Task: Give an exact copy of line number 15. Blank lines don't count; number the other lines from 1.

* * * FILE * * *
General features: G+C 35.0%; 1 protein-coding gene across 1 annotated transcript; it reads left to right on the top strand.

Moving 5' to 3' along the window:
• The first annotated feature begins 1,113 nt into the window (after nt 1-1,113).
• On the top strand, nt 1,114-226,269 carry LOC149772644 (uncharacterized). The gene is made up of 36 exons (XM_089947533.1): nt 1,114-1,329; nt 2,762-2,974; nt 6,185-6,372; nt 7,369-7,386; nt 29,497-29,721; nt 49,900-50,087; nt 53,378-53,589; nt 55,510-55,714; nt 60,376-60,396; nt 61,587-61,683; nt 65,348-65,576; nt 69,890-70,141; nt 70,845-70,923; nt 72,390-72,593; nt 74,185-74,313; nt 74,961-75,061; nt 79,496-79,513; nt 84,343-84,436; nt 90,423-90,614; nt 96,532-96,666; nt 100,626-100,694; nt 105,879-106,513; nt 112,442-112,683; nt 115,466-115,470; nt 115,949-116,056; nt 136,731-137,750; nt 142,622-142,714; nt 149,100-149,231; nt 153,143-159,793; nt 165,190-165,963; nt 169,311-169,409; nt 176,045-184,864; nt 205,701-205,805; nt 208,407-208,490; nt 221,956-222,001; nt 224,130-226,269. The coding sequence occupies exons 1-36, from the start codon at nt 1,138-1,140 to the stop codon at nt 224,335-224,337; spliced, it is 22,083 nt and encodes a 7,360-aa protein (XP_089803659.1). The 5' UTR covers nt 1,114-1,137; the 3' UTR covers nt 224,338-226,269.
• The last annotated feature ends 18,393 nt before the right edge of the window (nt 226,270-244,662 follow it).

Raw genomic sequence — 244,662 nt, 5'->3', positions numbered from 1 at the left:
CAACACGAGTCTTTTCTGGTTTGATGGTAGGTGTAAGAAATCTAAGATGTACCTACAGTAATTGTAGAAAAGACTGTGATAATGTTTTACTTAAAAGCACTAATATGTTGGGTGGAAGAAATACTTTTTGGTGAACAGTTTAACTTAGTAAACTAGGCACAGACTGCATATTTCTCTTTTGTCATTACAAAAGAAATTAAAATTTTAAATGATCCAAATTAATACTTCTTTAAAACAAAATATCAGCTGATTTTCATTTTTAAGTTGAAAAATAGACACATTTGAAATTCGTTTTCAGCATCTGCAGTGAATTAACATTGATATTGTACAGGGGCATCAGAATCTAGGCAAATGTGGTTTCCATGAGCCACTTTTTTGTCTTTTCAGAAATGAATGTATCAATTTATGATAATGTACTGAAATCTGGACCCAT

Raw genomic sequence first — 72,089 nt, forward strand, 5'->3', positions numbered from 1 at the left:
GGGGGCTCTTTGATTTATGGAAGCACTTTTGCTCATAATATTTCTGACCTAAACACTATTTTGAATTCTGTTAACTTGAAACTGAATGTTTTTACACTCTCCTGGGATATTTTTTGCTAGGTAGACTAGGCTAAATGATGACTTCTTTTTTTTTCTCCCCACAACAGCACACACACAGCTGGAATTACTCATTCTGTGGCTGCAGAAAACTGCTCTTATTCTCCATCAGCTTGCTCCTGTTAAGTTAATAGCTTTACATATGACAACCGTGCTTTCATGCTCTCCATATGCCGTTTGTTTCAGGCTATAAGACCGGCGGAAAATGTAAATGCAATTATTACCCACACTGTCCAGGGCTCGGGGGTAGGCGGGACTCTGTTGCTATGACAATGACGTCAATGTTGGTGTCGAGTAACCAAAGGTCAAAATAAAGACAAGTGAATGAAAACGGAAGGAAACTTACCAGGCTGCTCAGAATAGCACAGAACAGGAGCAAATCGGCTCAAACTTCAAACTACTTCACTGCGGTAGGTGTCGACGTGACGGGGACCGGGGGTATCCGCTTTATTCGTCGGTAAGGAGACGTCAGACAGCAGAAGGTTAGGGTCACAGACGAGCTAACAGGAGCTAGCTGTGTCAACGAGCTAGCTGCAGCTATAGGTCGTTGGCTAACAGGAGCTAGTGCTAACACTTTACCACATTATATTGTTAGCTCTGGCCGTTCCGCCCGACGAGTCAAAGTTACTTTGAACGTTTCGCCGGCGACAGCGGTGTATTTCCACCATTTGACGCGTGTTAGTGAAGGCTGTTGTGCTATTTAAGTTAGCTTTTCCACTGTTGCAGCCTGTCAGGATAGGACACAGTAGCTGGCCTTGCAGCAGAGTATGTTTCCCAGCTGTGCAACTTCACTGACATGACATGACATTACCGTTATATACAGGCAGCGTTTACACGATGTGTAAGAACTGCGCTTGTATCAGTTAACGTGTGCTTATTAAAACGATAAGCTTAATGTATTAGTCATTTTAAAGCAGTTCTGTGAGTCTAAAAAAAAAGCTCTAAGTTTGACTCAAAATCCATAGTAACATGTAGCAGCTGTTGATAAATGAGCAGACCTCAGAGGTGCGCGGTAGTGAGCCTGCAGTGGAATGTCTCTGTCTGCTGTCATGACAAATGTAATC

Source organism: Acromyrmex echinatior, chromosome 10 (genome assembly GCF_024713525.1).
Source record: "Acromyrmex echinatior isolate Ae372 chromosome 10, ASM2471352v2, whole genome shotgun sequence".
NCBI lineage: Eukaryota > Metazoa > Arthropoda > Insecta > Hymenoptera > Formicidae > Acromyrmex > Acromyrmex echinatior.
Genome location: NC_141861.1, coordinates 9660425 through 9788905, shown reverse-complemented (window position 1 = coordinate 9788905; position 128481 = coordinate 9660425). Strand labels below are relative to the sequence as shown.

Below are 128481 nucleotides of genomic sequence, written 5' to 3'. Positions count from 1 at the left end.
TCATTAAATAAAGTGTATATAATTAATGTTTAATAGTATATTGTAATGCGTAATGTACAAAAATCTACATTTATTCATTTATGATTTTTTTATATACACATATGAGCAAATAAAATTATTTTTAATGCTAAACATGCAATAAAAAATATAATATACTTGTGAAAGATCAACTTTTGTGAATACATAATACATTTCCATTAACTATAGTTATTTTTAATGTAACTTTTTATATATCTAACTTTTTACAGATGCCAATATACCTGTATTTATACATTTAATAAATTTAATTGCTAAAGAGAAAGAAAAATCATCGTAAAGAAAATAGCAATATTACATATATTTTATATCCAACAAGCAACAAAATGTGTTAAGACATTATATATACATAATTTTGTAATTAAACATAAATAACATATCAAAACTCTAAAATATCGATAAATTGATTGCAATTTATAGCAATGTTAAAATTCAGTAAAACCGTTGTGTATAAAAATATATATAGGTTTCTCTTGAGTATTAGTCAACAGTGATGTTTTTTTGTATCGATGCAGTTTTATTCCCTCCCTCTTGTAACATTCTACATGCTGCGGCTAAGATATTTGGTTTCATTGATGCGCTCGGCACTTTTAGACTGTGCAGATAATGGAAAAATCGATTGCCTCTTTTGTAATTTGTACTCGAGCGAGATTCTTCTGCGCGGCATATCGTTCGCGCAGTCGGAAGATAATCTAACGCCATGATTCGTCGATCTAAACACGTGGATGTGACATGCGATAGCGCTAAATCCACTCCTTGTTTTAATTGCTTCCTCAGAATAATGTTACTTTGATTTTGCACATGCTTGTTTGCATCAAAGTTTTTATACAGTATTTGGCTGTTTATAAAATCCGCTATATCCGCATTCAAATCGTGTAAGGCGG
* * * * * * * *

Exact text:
TCATTAAATAAAGTGTATATAATTAATGTTTAATAGTATATTGTAATGCGTAATGTACAAAAATCTACATTTATTCATTTATGATTTTTTTATATACACATATGAGCAAATAAAATTATTTTTAATGCTAAACATGCAATAAAAAATATAATATACTTGTGAAAGATCAACTTTTGTGAATACATAATACATTTCCATTAACTATAGTTATTTTTAATGTAACTTTTTATATATCTAACTTTTTACAGATGCCAATATACCTGTATTTATACATTTAATAAATTTAATTGCTAAAGAGAAAGAAAAATCATCGTAAAGAAAATAGCAATATTACATATATTTTATATCCAACAAGCAACAAAATGTGTTAAGACATTATATATACATAATTTTGTAATTAAACATAAATAACATATCAAAACTCTAAAATATCGATAAATTGATTGCAATTTATAGCAATGTTAAAATTCAGTAAAACCGTTGTGTATAAAAATATATATAGGTTTCTCTTGAGTATTAGTCAACAGTGATGTTTTTTTGTATCGATGCAGTTTTATTCCCTCCCTCTTGTAACATTCTACATGCTGCGGCTAAGATATTTGGTTTCATTGATGCGCTCGGCACTTTTAGACTGTGCAGATAATGGAAAAATCGATTGCCTCTTTTGTAATTTGTACTCGAGCGAGATTCTTCTGCGCGGCATATCGTTCGCGCAGTCGGAAGATAATCTAACGCCATGATTCGTCGATCTAAACACGTGGATGTGACATGCGATAGCGCTAAATCCACTCCTTGTTTTAATTGCTTCCTCAGAATAATGTTACTTTGATTTTGCACATGCTTGTTTGCATCAAAGTTTTTATACAGTATTTGGCTGTTTATAAAATCCGCTATATCCGCATTCAAATCGTGTAAGGCGG